Evolution of Sequencing Batch Reactor-Membrane Bioreactor Technology

Aqua-Aerobic Systems (AAS), in partnership the Colorado School of Mines (CSM), has completed the successful startup of a sequencing batch reactor-membrane bioreactor (SBR-MBR).

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By Lloyd W. Johnson

Aqua-Aerobic Systems (AAS), in partnership the Colorado School of Mines (CSM), has completed the successful startup of a sequencing batch reactor-membrane bioreactor (SBR-MBR). The package system treats domestic wastewater generated by a 400-apartment, student and faculty housing-complex located on the CSM campus in Golden, CO. This success is rooted in a 15-year development program that follows an informal Stage-Gate® process.

Depending on the level of formality of a company's development process, each successive stage requires a review before a “go” or “no-go” decision is made. The time necessary for product development in the water industry tends to be rather long. A primary reason is an historical aversion to new equipment and process concepts due to the significant financial investment required by end-users to incorporate them into existing systems.

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Figure 1. SBR-MBR Development Path
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It is also a function of the potential risks associated with adverse environmental impacts and unfavorable public opinion should the new technologies not perform as designed. To be successful in the water industry, patience, willingness to invest significant company assets, and nurturing collaborative partnerships are essential. The development and implementation of this package SBR-MBR treatment system in Colorado reflect such efforts.

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Figure 2. Operating Sequence of a Two-Basin SBR-MBR
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Sequencing batch reactors (SBR) are a common, although not a predominant, technology for treatment of municipal and industrial wastewater. Bench-scale SBR systems are often employed in laboratory studies to define kinetic parameters and to determine the overall treatability of various streams. Over the past 25 years, AAS has designed, manufactured, and sold over 1000 commercial-scale SBR systems. The existing installation base and market drivers such as high quality effluent, on-site water reuse, and space limitations in prime real estate areas have all provided the development initiatives for the SBR-MBR concept.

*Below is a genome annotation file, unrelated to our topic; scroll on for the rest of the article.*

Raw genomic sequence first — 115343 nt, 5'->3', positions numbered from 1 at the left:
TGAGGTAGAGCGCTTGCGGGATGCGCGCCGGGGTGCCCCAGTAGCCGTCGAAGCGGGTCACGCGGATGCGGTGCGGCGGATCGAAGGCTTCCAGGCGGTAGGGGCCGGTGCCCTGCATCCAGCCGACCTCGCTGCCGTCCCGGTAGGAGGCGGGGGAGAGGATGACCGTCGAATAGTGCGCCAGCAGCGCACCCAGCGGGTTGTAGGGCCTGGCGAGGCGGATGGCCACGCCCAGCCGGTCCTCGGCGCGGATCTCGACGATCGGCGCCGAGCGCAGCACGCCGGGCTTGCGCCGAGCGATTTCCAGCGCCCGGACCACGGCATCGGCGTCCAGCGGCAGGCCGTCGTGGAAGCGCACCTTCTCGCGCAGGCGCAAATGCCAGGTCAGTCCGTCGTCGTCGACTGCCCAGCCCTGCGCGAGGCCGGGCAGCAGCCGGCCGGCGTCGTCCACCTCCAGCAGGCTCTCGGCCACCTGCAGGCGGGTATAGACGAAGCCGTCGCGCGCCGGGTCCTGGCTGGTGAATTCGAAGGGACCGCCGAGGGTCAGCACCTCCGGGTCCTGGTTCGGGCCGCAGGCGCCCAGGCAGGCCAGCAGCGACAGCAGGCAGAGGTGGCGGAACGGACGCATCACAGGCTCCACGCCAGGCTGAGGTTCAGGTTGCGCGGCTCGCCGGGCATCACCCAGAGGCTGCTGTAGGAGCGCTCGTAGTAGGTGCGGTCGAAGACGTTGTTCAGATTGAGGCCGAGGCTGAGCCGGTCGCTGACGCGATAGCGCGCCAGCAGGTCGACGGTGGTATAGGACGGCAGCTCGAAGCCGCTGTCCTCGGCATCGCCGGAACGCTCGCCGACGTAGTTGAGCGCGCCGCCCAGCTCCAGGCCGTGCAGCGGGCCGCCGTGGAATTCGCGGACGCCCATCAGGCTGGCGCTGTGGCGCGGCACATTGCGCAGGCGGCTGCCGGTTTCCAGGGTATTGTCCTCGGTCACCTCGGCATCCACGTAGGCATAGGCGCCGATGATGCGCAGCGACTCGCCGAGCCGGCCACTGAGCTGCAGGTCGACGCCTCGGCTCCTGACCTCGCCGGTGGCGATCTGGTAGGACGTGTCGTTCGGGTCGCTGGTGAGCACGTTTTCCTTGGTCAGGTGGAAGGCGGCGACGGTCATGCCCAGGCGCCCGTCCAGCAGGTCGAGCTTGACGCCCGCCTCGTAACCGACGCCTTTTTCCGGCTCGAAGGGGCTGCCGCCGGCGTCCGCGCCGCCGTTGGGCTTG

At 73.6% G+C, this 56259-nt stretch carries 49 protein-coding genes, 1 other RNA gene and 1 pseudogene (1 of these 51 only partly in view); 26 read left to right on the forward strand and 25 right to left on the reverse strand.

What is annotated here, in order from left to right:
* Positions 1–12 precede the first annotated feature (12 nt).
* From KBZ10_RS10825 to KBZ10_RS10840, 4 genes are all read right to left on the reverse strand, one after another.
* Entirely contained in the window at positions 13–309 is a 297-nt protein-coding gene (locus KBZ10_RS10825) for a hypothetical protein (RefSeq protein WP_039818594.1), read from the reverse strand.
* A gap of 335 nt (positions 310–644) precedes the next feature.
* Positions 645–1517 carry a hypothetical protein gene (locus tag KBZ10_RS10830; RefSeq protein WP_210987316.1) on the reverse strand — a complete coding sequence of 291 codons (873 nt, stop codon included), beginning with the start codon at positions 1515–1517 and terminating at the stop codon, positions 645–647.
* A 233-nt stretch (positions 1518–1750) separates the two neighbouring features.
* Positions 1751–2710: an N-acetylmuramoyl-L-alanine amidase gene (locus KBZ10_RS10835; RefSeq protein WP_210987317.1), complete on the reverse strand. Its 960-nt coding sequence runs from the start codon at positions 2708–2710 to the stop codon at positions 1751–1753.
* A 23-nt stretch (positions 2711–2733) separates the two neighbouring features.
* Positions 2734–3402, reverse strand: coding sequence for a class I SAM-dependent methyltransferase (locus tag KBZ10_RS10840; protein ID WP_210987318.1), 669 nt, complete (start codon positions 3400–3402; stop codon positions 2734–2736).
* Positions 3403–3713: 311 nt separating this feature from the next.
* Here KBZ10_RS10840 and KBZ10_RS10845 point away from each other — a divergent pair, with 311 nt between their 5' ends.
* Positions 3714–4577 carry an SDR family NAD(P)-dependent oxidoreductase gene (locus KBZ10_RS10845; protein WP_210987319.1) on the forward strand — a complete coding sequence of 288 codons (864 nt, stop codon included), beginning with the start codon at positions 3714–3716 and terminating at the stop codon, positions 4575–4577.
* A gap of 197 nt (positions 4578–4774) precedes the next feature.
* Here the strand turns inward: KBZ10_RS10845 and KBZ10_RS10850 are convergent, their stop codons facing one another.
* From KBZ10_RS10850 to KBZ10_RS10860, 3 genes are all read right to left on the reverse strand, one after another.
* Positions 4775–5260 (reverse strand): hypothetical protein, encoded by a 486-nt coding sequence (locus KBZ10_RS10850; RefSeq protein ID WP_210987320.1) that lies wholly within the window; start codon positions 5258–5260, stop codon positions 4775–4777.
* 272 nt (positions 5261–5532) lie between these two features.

The first SBR-MBR prototype system developed by AAS was designed to treat 1400 gallons of influent per day, and was installed at a small municipal wastewater treatment plant in Rockton, IL. The resulting on-site study lasted 18 months and required the attention of one full-time researcher/operator.

During the study, the SBR process tank was close-coupled with an external pressure-fed membrane that was provided by Pall Corp. Due to the basic membrane design and its application in wastewater treatment, a screening step was required between the bioreactor and the membrane unit. Screening influent waste streams to a high degree was generally deemed unnecessary by the industry at that time; however experience in Rockton revealed that this was not the case. Today, effective influent pre-screening is considered necessary and is typical of MBR designs and operation.

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Figure 3. SBR-MBR Decentralized Installation at Colorado School of Mines
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Although the process worked well and the membrane produced the desired water quality, researchers were unable to substantially distinguish this technology combination from existing flow-through MBR systems in terms of higher flux capability and lower operational costs. A “no-go” decision was therefore made and the SBR-MBR development project was temporarily suspended, but on-going technology reviews continued through various avenues that included market investigations, plant visits, and collaborations with business partners that had been developed throughout the prototype study.

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Figure 4. SBR System MLSS Values from Early February through mid-April, 2009
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As noted, collaborative partnerships are key elements to success, and it was one such partnership that revitalized the SBR-MBR project. When Koch Membrane Systems (KMS) contacted AAS and provided access to Koch-PURON™ technology, AAS staff realized that they were in a position to combine two unique technologies that offered a combined technical and competitive solution to address existing market needs. A second prototype system was then designed, and a subsequent study was initiated. The program was further enhanced by a perceived market driver for decentralized package treatment systems in water reuse applications.

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Figure 5. Removal Rate of Constituents from Early February through Mid-April, 2009
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In addition to other resources and services, the WateReuse Association (WRA) and the Water Environment Federation (WEF) provide excellent networking opportunities. It was through membership in these professional organizations that AAS met CSM professors Drs. Jorg Drewes and Tzahi Cath. Both CSM and AAS expressed mutual interest in, and recognized the potential long-term benefits of, a collaborative study with CSM Advanced Water Technology Center (AQWATEC) and Mines' Small Flows Program. A study plan was developed and approved, and the Golden, CO, test site was identified.